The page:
Run RSpec again; we should be up to two passing specs with two pending. We can use the same approach to test the
You may be thinking that these tests are relatively pointless—how hard is it to make sure validations are included in a model? The truth is, they can be easier to omit than you might imagine. If you think about what validations your model should have while writing tests (ideally, in a Test-Driven Development pattern), you are more likely to remember to include them.
In addition, testing validations becomes more important when they are more complex than simply validating presence or uniqueness. For example, let’s say we want to make sure we don’t duplicate a phone number for a user—their home, office, and mobile phones should all be unique to them. How might you test that?
Phone model spec, you might have the following example:
And make it pass with this validation in your
That’s not a typo in the previous sample spec—
Factory() is a shortcut for
Of course, validations can be more complicated than just requiring a specific scope. Yours might involve a complex regular expression or a custom method. Get in the habit of testing these validations—not just the happy paths where everything is valid, but also error conditions.
Testing instance methods
It would be convenient to only have to refer to
@contact.name to render our contacts’ full names instead of creating the string every time; let’s implement that feature in our
Contact class now:
We can use the same basic techniques we used for our validation examples to create a passing example of this feature:
Testing class methods and scopes
Let’s test the
Contact model’s ability to return a list of contacts whose names begin with a given letter. For example, if I click S then I should get Smith, Sumner, and so on, but not Jones. There are a number of ways I could implement this—for demonstration purposes I’ll show one.
First, let’s say we choose to add this functionality via a class method like the following:
To test this, let’s add the following to our
Organizing specs with describe and context
We’ve tested the happy path—a user selects a name for which we can return results—but what about occasions when a selected letter returns no results? We’d better test that, too. The following spec should do it:
This spec uses RSpec’s
include matcher to determine if the array returned by
Contact.by_letter("J")—and it passes! We’re testing not just for ideal results—the user selects a letter with results—but also for letters with no results. However, a problem is brewing in our spec—can you spot it?
DRYer specs with before and after
Our spec currently has some redundancy: We create the same three objects in each example. Just as in your application code, the DRY principle applies to your tests (with some exceptions; see below). Let’s use a few RSpec tricks to clean things up.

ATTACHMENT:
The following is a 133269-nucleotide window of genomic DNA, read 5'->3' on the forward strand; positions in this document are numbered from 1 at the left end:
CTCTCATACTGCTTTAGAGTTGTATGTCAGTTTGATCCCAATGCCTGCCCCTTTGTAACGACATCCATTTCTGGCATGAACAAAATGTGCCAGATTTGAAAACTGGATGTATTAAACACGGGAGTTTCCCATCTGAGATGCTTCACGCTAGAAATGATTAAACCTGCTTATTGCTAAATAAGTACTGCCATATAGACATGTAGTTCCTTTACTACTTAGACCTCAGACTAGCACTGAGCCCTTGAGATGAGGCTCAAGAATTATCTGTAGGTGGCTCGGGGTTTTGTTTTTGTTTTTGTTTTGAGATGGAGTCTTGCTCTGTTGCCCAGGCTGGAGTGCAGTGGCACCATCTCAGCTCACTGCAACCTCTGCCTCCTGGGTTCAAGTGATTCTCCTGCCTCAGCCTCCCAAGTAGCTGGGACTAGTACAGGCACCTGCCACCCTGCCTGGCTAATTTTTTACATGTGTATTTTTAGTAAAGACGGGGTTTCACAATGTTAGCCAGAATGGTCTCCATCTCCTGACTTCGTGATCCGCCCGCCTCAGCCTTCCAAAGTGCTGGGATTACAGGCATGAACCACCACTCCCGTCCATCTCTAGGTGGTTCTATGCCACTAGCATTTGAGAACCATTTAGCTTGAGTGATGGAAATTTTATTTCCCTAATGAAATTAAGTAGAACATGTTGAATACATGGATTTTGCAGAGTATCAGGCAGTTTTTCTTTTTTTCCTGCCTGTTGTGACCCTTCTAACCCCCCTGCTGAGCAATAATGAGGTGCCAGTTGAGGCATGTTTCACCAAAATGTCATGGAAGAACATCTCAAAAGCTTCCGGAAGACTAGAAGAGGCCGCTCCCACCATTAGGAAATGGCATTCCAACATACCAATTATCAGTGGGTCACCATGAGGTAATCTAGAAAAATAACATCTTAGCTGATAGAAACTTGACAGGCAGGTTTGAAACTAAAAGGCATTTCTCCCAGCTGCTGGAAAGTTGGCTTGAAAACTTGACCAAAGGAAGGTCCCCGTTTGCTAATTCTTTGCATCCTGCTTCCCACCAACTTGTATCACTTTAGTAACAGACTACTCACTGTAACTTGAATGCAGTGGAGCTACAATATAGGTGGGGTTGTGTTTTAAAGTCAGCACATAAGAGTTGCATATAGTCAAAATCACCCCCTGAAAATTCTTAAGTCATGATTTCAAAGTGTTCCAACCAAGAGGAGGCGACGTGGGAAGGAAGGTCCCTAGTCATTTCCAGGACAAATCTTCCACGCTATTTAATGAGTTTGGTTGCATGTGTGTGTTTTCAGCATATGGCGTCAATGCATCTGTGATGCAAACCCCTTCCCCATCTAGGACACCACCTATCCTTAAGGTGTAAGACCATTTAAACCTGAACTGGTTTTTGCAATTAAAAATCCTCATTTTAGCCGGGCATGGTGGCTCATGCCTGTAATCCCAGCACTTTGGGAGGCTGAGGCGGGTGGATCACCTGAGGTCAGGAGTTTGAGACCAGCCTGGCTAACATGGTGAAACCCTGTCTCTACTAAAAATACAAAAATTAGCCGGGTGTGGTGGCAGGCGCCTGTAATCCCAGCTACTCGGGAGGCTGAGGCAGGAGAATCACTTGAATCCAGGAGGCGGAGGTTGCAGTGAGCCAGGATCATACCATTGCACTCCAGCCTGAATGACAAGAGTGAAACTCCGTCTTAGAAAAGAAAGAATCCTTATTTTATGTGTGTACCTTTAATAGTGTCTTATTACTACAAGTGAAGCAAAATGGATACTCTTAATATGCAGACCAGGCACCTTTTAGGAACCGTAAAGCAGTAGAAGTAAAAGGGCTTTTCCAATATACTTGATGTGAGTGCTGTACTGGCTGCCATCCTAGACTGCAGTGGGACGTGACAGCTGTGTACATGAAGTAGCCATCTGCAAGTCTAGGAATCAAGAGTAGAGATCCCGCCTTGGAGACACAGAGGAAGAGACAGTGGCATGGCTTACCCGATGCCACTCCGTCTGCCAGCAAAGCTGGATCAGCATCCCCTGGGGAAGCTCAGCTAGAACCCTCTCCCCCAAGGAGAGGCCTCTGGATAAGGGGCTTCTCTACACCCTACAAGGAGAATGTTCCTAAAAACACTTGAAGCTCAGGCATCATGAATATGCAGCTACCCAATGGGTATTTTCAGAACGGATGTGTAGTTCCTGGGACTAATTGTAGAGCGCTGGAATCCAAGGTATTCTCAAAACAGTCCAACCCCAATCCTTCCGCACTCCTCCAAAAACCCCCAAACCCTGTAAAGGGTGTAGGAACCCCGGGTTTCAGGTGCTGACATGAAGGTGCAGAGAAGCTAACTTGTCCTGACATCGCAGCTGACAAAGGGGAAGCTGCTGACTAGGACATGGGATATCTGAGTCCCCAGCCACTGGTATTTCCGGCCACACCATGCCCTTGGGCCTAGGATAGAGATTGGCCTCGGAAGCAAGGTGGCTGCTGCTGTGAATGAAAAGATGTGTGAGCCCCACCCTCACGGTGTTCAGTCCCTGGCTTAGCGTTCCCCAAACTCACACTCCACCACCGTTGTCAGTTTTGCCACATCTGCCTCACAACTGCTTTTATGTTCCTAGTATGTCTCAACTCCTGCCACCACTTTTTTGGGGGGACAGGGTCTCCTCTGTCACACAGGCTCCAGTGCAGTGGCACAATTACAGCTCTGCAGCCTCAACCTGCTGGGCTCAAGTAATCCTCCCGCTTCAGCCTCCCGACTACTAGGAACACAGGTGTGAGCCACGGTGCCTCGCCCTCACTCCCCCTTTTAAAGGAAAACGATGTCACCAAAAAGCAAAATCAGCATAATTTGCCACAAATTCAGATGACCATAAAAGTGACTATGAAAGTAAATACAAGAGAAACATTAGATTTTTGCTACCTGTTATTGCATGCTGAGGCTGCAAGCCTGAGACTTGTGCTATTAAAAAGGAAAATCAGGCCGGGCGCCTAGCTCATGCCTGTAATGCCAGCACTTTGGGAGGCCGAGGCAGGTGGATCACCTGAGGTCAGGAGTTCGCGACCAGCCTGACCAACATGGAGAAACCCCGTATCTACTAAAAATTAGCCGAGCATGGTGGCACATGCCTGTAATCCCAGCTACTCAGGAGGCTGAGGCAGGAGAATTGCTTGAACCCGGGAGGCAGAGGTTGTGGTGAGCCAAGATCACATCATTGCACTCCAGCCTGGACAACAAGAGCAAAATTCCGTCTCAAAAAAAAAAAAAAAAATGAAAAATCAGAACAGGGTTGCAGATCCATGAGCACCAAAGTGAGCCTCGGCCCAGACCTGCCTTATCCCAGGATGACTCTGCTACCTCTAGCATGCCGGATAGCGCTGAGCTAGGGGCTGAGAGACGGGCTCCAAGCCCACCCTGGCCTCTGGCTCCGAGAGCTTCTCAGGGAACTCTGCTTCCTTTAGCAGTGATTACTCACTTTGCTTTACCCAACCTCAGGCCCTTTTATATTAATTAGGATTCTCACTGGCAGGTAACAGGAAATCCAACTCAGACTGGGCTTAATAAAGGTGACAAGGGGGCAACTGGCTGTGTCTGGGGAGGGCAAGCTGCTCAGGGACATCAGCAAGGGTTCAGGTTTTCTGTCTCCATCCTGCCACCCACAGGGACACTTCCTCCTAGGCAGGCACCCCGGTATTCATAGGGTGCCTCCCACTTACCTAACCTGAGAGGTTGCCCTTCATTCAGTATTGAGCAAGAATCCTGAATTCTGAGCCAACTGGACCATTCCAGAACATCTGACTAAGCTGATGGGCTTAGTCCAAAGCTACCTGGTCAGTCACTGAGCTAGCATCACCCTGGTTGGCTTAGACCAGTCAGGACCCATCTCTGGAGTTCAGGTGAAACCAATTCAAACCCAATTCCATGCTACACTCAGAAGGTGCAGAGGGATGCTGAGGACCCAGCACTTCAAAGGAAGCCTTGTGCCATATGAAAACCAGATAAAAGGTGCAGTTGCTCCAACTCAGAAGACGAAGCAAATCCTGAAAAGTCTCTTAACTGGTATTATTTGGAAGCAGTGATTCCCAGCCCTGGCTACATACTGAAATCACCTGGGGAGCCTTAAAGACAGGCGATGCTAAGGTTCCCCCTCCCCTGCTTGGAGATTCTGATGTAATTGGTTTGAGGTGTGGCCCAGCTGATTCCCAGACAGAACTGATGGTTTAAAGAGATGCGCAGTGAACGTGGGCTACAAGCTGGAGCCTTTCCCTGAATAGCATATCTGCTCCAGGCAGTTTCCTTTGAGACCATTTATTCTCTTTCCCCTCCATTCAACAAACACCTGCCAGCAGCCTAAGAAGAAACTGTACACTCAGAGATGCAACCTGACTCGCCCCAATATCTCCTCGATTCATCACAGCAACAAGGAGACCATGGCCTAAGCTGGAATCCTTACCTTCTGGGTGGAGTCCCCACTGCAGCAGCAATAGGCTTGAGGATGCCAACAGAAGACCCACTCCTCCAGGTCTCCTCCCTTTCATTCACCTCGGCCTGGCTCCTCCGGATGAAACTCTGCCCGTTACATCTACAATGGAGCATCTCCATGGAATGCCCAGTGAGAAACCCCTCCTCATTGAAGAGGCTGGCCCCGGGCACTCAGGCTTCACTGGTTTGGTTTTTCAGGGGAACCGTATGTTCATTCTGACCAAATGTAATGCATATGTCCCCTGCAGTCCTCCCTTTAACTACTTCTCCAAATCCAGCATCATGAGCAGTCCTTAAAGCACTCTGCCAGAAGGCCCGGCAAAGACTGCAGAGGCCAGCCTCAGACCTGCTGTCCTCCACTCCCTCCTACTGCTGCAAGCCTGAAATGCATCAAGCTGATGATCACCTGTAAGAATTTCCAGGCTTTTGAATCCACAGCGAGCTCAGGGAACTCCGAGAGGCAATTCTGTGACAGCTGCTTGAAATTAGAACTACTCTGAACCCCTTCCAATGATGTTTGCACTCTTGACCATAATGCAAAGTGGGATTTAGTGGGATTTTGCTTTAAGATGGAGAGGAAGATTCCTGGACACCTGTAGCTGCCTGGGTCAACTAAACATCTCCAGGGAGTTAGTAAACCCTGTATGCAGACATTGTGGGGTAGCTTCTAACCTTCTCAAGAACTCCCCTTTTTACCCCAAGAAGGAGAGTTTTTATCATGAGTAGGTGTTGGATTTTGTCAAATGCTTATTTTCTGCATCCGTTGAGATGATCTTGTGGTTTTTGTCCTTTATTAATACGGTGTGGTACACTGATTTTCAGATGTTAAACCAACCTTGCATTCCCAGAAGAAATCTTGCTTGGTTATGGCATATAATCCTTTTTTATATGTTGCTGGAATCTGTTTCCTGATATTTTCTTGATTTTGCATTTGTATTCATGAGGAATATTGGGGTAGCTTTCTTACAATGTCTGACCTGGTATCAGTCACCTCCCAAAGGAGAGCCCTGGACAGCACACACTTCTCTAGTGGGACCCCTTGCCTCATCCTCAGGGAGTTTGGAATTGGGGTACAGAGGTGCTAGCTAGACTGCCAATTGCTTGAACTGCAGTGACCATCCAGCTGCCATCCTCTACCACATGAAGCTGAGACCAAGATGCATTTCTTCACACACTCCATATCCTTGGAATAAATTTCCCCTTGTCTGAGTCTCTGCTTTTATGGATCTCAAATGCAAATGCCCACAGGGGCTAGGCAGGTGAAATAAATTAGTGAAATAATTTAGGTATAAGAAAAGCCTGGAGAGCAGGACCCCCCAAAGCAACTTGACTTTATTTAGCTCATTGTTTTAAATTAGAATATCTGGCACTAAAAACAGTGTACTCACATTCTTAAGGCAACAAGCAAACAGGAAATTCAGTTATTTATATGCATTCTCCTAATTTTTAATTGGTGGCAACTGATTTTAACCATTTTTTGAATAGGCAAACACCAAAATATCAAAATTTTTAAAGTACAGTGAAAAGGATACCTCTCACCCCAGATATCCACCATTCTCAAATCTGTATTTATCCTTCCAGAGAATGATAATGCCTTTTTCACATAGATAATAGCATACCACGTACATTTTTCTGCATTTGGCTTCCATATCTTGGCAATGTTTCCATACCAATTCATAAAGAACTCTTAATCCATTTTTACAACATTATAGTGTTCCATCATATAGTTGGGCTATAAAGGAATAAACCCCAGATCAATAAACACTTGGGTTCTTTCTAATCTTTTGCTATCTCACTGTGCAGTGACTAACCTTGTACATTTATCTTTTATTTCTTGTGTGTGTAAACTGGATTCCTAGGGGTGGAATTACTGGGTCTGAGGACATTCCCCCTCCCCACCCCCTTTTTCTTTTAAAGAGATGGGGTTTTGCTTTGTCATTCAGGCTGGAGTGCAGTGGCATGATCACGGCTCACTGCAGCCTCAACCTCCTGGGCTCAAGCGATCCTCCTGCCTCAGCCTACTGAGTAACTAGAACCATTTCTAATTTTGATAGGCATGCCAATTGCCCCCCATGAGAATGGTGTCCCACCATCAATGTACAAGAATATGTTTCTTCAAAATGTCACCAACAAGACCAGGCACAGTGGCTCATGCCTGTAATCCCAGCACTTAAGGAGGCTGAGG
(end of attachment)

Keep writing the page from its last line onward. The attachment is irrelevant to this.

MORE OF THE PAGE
The first thing I’m going to do is create a
describe block within my
describe Contact block to focus on the filter feature. The general outline will look like this:
Let’s break things down further by including a couple of
context blocks—one for matching letters, one for non-matching:
context are technically interchangeable, I prefer to use them like this—specifically,
describe outlines a function of my class;
context outlines a specific state. In my case, I have a state of a letter with matching results selected, and a state with a non-matching letter selected.
As you may be able to spot, we’re creating an outline of examples here to help us sort similar examples together. This makes for a more readable spec. First, let’s finish cleaning up our reorganized spec with the help of a
before hooks are vital to cleaning up unneeded redundancy from your specs. As you might guess, the code contained within the
before block is run before each example within the
describe block. Since I’ve indicated that the block should be run before each example, RSpec will create them for each example individually. In this example, my
before block will only be called within the
describe "filter last name by letter" block—in other words, my original validation specs will not have access to
Speaking of my three mock contacts, note that since they are no longer being created within each example, I have to assign them to instance variables, so they’re accessible outside of the
If your spec requires some sort of post-example teardown—disconnecting from an external service, say—you can also use an
after block to clean up after your examples. Since RSpec handles cleaning up the database for me, I rarely use
before, though, is indispensable.
Okay, let’s see that full, organized spec:
Run the spec—if you’ve configured RSpec to use documentation format you should see a nice outline like this:
How DRY is too DRY?
We’ve spent a lot of time in this chapter organizing specs into easy-to-follow blocks. Like I said,
before blocks are key to making this happen—but they’re also easy to abuse.
When setting up test conditions for your example, I think it’s okay to bend the DRY principle in the interest of readability. If you find yourself scrolling up and down a large spec file in order to see what it is you’re testing, consider duplicating your test data setup within smaller
describe blocks—or even within examples themselves.
That said, well-named variables can go a long way as well—for example, in the spec above we used
@johnson as test contacts. These are much easier to follow than
@user2 would have been.
And that’s how I test models, but we’ve covered a lot of other important techniques you’ll want to use in other types of specs moving forward:
- Use active, explicit expectations: Use verbs to explain what an example’s results should be. Only check for one result per example.
- Test for what should and for what should not happen: Think about both paths when writing examples, and test accordingly.
- Organize your specs for good readability: Use
context to sort similar examples into an outline format, and
after blocks to remove duplication. However, in the case of tests readability trumps DRY—if you find yourself having to scroll up and down your spec too much, it’s okay to repeat yourself a bit.
With a solid collection of model specs incorporated into your app, you’re well on your way to more trustworthy code. Next time we’ll apply and expand upon the techniques covered here to application controllers.